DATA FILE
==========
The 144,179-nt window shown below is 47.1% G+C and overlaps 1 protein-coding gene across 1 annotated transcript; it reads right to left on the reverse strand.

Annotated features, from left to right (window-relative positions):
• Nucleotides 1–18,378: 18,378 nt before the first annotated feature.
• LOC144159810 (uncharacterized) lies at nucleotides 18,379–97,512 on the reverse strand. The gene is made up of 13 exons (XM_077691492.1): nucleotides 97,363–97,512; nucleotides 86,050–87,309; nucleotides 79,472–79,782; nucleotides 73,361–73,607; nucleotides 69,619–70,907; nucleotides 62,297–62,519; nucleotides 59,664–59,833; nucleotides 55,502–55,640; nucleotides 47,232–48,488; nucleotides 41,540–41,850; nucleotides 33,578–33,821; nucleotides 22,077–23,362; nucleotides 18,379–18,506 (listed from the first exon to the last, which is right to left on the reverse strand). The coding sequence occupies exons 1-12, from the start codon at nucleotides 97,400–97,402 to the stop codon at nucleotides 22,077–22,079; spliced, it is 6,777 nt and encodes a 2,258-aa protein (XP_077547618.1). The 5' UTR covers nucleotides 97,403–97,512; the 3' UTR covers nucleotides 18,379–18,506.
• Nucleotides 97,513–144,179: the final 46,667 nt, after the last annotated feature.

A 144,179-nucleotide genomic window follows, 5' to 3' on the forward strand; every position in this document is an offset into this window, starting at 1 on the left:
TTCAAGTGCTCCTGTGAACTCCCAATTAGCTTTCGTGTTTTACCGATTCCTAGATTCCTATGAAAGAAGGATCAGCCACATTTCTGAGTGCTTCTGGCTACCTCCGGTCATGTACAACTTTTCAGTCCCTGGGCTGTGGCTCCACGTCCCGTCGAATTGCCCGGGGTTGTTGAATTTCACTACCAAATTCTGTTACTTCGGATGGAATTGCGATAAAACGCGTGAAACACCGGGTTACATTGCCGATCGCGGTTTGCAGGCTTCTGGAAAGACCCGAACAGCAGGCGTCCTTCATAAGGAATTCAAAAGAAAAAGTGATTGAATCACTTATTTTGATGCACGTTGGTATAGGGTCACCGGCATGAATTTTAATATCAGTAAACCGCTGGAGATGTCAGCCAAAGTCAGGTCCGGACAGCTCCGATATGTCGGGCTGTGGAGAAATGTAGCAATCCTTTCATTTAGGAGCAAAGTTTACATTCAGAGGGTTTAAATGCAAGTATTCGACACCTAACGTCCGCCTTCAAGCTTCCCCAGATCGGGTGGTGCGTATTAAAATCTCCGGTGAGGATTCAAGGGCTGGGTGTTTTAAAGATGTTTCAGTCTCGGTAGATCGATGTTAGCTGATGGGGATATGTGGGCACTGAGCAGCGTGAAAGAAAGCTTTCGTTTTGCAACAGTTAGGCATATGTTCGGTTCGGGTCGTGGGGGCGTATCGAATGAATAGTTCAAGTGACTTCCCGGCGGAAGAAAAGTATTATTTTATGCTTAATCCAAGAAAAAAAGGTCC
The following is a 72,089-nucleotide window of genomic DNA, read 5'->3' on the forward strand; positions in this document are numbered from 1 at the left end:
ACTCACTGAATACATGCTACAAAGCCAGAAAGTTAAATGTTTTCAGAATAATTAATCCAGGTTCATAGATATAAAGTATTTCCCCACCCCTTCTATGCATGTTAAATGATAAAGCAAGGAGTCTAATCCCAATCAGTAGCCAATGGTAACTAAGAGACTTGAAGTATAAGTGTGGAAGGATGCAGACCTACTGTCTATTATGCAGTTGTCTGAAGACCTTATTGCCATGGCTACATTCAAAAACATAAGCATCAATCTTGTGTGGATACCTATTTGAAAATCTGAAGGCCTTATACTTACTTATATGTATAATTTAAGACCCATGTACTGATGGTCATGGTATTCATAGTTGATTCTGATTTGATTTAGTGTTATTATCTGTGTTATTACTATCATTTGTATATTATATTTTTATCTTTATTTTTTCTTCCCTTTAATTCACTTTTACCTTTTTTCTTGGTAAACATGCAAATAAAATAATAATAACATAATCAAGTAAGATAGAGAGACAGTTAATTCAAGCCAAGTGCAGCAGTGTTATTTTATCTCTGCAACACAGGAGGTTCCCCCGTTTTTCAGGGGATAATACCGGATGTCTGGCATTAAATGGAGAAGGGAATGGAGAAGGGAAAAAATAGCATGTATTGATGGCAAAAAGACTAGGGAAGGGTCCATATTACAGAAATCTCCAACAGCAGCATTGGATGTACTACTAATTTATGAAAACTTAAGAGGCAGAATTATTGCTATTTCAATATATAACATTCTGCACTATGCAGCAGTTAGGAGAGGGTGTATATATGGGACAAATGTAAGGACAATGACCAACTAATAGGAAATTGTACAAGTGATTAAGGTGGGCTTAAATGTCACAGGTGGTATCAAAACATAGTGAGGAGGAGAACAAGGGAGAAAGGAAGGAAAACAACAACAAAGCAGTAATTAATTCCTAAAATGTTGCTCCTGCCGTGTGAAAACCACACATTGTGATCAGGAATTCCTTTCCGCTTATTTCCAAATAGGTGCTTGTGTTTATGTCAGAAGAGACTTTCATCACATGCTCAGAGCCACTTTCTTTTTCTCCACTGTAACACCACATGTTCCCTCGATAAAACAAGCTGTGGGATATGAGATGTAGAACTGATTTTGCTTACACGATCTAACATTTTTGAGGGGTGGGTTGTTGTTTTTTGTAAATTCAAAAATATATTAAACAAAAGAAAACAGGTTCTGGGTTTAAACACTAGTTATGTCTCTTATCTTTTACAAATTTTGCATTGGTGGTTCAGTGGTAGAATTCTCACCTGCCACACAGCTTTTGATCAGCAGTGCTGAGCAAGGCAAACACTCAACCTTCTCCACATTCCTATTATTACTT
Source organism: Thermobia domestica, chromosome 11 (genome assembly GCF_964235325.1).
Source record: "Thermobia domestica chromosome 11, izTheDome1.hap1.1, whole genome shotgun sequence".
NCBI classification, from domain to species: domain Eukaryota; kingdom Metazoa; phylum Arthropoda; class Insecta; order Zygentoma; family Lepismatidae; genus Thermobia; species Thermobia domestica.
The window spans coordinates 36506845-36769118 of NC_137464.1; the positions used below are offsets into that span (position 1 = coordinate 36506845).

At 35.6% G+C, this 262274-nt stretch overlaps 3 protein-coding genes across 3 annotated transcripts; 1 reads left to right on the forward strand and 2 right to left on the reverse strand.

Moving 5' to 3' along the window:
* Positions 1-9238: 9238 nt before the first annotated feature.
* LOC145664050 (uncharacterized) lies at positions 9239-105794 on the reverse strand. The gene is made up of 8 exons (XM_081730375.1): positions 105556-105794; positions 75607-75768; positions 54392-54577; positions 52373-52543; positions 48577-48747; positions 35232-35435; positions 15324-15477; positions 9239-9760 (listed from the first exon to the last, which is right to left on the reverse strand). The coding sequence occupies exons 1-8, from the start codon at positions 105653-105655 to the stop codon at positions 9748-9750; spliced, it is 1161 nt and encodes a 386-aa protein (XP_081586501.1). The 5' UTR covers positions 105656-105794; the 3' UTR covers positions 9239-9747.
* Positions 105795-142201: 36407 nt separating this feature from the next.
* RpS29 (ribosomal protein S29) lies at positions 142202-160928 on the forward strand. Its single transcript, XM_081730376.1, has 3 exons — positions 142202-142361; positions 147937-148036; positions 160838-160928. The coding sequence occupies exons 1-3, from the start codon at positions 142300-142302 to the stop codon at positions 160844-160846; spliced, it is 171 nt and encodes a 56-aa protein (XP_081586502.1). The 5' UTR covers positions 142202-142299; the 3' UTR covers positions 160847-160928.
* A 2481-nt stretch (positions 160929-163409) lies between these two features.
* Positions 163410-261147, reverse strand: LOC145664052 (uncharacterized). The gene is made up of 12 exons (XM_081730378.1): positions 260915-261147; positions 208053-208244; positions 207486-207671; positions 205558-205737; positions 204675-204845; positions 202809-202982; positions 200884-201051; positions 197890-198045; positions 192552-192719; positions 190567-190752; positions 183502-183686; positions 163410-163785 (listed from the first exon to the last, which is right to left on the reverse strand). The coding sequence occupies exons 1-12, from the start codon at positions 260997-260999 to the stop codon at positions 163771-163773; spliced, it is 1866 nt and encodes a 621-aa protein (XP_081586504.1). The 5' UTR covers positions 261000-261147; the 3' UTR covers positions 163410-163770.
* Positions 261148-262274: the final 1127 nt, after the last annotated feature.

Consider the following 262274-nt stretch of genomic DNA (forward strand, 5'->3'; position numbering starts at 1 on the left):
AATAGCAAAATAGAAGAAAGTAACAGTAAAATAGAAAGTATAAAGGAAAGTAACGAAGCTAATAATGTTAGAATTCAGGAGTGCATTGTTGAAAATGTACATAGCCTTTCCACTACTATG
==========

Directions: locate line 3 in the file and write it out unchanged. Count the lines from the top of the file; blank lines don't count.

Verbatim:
• Nucleotides 1–18,378: 18,378 nt before the first annotated feature.